The A303: The Chancellor’s road to the few

One of the common challenges of living on the coast, or in the country, is the smaller size of the local economy. That can be partly a question of the nature of the land, or sea, and partly the smaller population of people to participate in that economy, as producers, sellers or buyers. Anything that can help expand those numbers offers an economic opportunity for working people of coast and country, and should, therefore, be something the Labour Party supports.

While some commentators consider road and rail infrastructure as the answer to improved economic opportunity, those types of enhancement only benefit a very specific location, or population, and often take decades to produce that benefit.

A better, more systemic way to enhance the economic potential, and benefit, of all communities across the UK, would be to provide decent broadband and mobile coverage. Another, even quicker approach, would be to look at enhancing tourism by reducing VAT on hotels, B&Bs and attractions, as proposed by the Cut Tourism VAT campaign. Their proposal, to cut VAT on tourism attractions and accommodation from 20% to 5%, would boost jobs and growth in all parts of the UK.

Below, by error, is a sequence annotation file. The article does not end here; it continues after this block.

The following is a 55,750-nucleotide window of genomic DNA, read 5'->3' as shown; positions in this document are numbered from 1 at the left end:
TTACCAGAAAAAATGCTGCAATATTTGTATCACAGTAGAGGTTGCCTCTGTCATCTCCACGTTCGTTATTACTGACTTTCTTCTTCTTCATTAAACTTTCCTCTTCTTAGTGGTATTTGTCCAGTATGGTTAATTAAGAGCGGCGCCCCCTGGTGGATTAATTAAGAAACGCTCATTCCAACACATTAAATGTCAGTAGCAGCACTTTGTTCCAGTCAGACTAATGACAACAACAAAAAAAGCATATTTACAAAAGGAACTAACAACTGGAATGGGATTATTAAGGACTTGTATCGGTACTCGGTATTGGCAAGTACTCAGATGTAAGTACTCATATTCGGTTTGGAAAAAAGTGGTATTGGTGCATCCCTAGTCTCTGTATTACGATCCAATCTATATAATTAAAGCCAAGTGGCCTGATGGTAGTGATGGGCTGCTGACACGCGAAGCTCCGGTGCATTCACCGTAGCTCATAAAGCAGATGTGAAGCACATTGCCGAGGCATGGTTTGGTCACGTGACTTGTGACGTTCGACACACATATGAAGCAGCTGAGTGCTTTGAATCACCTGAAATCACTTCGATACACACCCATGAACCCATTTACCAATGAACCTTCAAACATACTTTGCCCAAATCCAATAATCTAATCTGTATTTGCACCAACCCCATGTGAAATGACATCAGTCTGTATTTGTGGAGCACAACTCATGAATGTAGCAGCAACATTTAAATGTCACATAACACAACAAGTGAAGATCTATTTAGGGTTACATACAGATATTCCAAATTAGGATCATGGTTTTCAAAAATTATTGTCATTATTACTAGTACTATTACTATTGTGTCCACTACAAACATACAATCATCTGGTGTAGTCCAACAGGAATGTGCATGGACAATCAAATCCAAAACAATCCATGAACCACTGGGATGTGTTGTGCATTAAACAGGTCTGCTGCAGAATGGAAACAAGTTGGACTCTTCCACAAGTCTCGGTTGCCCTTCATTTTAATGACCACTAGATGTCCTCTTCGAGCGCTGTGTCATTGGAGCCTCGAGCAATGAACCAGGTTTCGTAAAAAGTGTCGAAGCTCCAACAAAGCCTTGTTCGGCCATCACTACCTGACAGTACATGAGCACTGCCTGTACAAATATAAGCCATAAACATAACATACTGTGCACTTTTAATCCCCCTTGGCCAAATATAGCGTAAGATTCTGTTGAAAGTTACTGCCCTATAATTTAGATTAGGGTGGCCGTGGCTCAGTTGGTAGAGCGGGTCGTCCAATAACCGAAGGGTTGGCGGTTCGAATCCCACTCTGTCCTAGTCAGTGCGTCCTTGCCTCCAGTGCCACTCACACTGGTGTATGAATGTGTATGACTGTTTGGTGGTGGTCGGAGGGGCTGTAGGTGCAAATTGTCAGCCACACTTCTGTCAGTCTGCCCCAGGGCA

Their evidence shows that across Europe – from Greece to Germany, from Spain to Sweden – a cut in VAT has delivered results. In Ireland, a cut in tourism VAT from 13.5% to 9% in 2012 led to a significant increase in the number of international tourism receipts being taken and 20,000 direct tourism jobs being created. Cutting tourism VAT and attracting more international visitors will make a huge difference to plugging the UK’s current trade deficit.

And of course this is something that British families can also benefit from. Given the cost of living crisis they have experienced don’t they deserve a break? Don’t they deserve a level playing field with families in Europe? A recent survey by Mumsnet shows that mums think they do. An overwhelming majority (87%) feel that it is a good idea for UK rates of VAT to at least fall in line with European averages. Even better, a 2014 report by the Nevin Economic Research Institute praised the Irish reduction of tourism VAT as ‘notably progressive, impacting positively on lower-income households.”

Recently the Chancellor was asked a simple question: will the UK follow 25 other EU countries in reducing this rate of VAT? His answer, in short, was ‘no’, claiming that cutting VAT for attractions and accommodation had not led to a boost in economic activity in other countries (when the evidence suggests otherwise!)